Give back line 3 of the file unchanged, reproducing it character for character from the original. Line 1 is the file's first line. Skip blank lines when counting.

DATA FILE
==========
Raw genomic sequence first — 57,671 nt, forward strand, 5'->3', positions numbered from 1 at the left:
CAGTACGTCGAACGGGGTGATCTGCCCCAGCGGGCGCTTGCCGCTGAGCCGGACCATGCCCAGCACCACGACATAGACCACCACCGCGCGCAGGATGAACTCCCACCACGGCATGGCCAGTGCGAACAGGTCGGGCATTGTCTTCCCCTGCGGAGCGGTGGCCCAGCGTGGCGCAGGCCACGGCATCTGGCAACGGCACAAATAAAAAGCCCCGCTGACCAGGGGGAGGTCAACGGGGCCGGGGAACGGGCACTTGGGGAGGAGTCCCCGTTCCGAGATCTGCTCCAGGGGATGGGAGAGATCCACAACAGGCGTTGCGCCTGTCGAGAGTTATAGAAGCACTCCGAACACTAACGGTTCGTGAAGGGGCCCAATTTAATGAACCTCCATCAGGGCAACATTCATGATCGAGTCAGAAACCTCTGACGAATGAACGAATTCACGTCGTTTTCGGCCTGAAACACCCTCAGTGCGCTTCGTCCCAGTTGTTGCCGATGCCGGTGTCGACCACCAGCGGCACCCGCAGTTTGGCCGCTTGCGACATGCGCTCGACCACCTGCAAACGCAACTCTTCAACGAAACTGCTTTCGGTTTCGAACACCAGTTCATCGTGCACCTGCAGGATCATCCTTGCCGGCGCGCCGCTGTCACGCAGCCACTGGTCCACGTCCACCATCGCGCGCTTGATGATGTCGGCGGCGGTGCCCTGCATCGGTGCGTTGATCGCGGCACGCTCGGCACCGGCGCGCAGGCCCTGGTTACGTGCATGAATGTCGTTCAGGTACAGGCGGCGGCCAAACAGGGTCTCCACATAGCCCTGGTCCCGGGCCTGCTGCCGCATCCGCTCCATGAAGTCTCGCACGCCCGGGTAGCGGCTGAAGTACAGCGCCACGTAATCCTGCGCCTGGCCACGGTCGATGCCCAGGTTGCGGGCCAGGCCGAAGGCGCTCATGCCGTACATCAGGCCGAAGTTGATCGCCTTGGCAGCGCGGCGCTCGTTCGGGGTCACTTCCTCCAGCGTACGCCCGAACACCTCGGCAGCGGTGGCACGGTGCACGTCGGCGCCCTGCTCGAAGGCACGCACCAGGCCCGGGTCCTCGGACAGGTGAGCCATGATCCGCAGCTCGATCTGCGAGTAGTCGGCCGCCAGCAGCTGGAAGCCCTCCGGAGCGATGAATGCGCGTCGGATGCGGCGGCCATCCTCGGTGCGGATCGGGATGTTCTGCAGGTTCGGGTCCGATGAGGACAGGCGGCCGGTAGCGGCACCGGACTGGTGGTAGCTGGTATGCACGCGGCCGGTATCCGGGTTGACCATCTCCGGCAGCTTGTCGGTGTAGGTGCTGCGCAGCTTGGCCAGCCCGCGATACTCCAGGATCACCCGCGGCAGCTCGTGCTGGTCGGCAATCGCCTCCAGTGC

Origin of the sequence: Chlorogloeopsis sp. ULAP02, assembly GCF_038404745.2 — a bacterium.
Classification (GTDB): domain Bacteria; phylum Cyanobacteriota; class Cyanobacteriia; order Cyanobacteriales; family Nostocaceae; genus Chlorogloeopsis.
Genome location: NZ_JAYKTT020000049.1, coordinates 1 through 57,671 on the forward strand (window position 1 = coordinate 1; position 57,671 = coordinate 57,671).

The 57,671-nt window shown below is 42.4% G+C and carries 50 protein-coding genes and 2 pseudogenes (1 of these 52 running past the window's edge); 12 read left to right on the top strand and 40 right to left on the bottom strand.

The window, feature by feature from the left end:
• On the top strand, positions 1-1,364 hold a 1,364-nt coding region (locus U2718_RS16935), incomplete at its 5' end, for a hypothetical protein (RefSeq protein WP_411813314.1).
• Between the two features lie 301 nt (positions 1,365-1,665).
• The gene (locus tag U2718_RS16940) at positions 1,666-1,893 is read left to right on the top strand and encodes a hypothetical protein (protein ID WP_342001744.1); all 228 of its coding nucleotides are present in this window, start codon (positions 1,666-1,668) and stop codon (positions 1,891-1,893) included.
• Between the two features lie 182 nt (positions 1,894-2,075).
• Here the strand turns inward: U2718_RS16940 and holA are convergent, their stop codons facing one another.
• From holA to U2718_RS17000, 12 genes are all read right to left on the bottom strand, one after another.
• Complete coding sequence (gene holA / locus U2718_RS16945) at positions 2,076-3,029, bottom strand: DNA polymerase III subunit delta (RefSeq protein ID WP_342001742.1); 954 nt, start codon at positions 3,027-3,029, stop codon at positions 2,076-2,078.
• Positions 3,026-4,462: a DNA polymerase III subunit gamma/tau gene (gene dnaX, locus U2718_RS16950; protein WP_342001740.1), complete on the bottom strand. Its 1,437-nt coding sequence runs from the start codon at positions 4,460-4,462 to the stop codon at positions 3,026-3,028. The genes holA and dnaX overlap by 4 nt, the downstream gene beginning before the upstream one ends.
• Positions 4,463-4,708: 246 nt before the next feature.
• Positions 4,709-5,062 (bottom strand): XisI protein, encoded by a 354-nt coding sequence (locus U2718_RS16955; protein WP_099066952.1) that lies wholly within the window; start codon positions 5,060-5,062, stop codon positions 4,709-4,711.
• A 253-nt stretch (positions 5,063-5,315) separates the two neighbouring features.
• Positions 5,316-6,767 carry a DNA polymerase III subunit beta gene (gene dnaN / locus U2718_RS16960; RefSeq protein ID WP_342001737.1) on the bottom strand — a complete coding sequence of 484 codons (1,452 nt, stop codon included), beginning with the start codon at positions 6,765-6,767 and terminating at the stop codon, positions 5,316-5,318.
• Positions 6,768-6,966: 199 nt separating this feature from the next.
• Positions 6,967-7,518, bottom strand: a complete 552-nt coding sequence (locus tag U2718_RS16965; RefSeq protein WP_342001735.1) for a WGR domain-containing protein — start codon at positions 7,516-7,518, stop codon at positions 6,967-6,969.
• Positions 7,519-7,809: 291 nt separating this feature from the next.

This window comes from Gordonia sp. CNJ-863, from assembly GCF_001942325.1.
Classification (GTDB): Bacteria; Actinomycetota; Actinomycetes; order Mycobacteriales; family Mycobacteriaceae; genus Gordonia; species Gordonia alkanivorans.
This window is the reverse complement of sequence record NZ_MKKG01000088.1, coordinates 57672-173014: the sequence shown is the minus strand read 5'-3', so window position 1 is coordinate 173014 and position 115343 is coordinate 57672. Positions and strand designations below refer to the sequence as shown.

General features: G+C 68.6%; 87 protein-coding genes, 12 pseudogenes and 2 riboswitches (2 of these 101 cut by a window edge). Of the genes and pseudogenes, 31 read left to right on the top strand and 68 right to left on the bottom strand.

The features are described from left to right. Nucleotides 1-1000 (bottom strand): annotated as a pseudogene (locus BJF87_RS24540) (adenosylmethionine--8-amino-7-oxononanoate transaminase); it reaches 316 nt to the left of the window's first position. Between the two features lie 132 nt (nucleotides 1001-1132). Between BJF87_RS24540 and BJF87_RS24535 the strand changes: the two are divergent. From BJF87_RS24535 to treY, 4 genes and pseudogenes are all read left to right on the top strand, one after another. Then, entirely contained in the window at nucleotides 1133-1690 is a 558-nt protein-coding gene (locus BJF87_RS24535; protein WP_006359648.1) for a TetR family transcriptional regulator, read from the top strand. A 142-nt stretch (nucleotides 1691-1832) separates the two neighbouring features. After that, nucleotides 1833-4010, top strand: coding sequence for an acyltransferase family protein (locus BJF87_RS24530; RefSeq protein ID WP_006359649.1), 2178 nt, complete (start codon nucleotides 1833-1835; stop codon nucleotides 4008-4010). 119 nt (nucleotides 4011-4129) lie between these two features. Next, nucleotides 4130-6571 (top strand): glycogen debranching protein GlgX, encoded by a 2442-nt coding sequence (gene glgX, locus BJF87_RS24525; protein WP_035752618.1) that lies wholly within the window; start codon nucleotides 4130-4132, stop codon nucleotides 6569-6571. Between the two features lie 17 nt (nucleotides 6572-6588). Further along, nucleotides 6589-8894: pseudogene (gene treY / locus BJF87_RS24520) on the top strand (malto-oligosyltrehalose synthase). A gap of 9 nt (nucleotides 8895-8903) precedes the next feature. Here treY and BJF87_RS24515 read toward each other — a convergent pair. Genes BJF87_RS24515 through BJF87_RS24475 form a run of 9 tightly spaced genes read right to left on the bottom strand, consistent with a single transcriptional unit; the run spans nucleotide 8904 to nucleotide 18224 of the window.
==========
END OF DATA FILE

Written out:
Origin of the sequence: Chlorogloeopsis sp. ULAP02, assembly GCF_038404745.2 — a bacterium.